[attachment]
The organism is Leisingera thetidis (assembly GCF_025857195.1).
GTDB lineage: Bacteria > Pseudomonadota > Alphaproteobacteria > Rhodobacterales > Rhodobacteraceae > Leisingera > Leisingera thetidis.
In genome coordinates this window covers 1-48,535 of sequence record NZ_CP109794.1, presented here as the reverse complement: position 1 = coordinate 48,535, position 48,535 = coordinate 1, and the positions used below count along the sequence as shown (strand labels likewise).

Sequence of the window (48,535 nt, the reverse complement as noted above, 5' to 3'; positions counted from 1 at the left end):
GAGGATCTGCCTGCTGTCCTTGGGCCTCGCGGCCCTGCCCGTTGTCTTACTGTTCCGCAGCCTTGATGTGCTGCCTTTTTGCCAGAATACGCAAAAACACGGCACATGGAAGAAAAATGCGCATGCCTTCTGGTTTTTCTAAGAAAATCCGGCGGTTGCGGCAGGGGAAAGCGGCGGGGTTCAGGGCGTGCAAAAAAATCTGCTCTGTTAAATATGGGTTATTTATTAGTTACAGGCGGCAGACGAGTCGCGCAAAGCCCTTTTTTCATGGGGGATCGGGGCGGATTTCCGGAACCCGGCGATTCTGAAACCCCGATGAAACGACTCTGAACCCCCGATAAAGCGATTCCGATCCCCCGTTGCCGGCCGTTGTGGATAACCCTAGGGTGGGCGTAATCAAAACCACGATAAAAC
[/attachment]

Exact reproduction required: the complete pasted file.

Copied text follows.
The organism is Leisingera thetidis (assembly GCF_025857195.1).
GTDB lineage: Bacteria > Pseudomonadota > Alphaproteobacteria > Rhodobacterales > Rhodobacteraceae > Leisingera > Leisingera thetidis.
In genome coordinates this window covers 1-48,535 of sequence record NZ_CP109794.1, presented here as the reverse complement: position 1 = coordinate 48,535, position 48,535 = coordinate 1, and the positions used below count along the sequence as shown (strand labels likewise).

Sequence of the window (48,535 nt, the reverse complement as noted above, 5' to 3'; positions counted from 1 at the left end):
GAGGATCTGCCTGCTGTCCTTGGGCCTCGCGGCCCTGCCCGTTGTCTTACTGTTCCGCAGCCTTGATGTGCTGCCTTTTTGCCAGAATACGCAAAAACACGGCACATGGAAGAAAAATGCGCATGCCTTCTGGTTTTTCTAAGAAAATCCGGCGGTTGCGGCAGGGGAAAGCGGCGGGGTTCAGGGCGTGCAAAAAAATCTGCTCTGTTAAATATGGGTTATTTATTAGTTACAGGCGGCAGACGAGTCGCGCAAAGCCCTTTTTTCATGGGGGATCGGGGCGGATTTCCGGAACCCGGCGATTCTGAAACCCCGATGAAACGACTCTGAACCCCCGATAAAGCGATTCCGATCCCCCGTTGCCGGCCGTTGTGGATAACCCTAGGGTGGGCGTAATCAAAACCACGATAAAAC